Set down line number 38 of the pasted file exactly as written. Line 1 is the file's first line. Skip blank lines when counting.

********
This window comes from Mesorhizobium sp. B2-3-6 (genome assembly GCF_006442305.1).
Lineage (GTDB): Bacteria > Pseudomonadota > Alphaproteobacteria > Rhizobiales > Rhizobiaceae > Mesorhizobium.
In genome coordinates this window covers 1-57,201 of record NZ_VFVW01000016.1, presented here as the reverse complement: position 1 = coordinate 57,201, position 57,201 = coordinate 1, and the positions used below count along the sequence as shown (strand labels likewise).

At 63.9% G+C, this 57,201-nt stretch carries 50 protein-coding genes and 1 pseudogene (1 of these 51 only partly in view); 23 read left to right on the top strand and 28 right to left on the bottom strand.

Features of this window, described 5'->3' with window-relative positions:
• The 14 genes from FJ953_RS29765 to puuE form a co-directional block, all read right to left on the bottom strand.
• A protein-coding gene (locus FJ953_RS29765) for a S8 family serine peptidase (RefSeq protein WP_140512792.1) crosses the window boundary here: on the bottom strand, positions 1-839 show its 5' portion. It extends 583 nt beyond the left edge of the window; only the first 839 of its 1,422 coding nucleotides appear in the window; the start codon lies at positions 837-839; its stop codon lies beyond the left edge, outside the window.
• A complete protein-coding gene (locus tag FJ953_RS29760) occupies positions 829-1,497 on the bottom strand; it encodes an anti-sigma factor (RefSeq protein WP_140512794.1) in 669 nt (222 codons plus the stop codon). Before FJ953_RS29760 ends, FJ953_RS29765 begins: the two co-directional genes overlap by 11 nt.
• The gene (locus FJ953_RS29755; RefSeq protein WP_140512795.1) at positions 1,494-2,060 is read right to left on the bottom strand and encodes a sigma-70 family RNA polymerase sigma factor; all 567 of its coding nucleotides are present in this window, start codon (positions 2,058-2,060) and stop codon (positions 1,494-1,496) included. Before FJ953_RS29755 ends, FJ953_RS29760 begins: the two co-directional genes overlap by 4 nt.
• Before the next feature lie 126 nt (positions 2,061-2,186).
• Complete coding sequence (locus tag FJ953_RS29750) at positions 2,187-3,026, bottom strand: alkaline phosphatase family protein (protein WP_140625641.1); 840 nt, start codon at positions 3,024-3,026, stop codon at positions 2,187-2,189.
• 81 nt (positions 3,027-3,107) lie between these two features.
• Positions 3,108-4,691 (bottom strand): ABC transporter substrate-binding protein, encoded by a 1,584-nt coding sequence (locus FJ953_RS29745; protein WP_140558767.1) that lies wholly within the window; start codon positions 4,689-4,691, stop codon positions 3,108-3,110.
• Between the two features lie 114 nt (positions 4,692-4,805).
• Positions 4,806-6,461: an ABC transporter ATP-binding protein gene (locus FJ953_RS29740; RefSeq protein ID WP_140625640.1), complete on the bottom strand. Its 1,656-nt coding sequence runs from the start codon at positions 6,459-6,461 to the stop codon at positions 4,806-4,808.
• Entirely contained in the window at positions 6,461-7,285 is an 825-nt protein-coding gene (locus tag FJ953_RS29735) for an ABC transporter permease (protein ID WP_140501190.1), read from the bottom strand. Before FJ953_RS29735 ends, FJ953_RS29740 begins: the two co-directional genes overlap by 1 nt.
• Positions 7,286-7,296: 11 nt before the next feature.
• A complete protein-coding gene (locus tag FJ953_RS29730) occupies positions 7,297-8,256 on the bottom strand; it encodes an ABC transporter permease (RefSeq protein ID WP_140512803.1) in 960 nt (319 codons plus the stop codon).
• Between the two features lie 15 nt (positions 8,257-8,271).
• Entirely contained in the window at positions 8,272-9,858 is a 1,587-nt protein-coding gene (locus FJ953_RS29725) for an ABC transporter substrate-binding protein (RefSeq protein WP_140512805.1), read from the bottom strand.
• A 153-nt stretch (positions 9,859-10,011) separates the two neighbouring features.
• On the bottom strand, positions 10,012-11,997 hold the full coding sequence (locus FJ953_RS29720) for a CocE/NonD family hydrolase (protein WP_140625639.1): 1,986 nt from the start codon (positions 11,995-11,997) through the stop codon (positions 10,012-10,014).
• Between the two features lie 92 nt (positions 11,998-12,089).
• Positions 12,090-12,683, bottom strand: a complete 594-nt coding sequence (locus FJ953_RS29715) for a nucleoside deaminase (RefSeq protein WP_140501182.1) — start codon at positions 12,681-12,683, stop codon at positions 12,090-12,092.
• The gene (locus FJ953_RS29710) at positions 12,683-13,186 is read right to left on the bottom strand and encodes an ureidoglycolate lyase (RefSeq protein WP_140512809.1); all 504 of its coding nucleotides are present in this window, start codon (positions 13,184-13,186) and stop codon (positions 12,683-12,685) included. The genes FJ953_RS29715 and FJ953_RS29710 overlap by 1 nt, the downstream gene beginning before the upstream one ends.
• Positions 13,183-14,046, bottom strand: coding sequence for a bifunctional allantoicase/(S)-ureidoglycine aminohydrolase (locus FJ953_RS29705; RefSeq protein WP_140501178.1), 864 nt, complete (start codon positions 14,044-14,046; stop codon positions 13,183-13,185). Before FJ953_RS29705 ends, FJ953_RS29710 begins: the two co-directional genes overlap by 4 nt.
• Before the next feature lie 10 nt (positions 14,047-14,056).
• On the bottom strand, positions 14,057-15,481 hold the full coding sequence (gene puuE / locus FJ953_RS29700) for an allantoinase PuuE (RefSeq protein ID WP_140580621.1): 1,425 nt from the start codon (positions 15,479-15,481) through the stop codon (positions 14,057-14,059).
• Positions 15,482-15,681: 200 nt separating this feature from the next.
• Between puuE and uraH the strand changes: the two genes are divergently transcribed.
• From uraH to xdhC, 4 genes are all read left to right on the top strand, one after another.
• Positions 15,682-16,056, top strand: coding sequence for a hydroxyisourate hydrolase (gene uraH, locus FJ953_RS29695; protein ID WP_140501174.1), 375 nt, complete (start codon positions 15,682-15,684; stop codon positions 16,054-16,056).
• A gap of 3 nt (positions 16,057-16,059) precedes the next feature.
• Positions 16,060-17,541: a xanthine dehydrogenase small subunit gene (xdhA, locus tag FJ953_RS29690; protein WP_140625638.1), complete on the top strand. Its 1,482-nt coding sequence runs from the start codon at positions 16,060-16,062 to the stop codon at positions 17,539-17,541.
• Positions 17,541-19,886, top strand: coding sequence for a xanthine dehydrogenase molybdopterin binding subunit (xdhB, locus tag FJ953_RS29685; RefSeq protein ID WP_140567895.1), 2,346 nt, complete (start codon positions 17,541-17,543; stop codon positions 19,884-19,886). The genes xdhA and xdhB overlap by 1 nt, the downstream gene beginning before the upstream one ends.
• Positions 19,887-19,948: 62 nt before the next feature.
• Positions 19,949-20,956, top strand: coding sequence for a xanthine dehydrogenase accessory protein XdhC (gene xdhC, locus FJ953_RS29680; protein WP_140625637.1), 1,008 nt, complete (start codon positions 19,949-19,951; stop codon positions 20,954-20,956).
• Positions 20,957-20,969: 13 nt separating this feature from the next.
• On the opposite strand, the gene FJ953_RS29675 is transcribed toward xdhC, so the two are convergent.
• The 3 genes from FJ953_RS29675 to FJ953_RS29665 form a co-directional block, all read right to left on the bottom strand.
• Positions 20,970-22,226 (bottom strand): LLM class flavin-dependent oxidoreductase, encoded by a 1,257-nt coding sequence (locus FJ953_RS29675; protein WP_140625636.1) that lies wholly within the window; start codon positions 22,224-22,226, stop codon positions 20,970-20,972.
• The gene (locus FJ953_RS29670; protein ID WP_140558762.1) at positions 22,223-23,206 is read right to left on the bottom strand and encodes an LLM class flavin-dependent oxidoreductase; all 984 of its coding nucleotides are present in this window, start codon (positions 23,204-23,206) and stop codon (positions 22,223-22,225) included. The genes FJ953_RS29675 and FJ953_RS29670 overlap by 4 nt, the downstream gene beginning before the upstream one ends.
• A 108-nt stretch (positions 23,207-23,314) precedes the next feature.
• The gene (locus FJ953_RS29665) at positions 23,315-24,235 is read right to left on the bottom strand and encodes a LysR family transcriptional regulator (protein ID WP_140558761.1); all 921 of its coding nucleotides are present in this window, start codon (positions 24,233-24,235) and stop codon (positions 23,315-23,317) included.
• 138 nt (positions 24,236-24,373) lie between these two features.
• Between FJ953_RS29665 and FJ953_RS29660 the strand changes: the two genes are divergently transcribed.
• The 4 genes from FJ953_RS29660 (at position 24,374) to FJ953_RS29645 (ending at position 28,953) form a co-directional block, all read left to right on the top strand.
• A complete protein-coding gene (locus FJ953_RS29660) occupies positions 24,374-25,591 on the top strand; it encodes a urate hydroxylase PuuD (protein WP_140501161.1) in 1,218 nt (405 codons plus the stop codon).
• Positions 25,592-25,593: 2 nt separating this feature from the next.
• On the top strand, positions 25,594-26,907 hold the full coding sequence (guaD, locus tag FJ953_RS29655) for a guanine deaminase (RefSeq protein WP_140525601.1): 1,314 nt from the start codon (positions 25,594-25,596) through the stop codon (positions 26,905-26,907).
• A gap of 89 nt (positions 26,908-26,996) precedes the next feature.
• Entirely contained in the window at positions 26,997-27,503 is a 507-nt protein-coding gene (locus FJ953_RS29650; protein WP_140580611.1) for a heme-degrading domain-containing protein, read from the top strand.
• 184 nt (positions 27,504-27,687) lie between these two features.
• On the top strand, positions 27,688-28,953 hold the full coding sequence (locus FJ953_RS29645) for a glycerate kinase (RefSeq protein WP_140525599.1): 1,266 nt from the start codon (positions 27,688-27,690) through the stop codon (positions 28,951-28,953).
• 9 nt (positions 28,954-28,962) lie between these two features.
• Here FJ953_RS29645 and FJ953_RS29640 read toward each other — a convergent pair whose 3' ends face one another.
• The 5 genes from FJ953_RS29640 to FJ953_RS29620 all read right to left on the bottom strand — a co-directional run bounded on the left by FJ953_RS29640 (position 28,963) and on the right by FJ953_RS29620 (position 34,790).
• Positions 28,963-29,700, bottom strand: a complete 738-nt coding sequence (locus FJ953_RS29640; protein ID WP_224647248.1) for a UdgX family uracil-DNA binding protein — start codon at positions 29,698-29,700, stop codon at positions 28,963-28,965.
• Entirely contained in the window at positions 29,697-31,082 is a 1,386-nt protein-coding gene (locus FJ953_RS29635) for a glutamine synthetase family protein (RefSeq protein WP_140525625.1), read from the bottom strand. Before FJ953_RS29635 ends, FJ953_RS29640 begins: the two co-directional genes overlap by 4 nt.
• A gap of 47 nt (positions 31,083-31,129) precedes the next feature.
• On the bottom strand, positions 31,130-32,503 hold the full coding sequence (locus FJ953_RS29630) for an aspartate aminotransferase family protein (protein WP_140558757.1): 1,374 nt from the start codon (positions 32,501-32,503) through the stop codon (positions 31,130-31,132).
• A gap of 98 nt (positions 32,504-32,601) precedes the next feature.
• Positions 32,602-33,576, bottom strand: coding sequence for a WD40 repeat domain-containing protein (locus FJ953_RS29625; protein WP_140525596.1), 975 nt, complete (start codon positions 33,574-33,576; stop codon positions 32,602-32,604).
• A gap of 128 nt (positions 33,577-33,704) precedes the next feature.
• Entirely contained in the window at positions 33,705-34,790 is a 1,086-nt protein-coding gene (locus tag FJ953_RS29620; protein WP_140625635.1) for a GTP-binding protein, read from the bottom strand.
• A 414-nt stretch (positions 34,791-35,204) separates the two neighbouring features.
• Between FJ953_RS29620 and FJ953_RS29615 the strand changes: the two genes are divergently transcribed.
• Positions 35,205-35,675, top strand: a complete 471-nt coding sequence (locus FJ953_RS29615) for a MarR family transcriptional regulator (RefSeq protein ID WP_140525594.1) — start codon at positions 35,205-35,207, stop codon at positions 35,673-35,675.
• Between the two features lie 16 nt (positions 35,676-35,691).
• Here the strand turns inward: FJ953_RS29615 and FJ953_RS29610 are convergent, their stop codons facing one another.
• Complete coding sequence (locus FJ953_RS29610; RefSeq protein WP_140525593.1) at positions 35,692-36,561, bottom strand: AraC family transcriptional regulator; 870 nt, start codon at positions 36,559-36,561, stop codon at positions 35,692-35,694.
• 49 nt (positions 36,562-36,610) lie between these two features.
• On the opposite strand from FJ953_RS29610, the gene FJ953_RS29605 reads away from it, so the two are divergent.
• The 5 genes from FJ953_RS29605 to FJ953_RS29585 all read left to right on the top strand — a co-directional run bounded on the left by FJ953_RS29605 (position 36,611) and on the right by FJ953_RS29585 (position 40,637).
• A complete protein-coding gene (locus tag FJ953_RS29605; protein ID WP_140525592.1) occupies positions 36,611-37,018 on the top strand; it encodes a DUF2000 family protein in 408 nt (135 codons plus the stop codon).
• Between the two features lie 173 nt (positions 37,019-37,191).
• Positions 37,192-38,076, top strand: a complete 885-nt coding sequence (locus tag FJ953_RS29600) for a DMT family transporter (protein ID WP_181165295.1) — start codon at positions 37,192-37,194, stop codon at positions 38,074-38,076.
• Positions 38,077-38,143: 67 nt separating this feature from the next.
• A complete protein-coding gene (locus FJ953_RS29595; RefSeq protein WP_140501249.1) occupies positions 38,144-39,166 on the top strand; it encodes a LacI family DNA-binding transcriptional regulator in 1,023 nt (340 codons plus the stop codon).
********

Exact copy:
• Positions 20,957-20,969: 13 nt separating this feature from the next.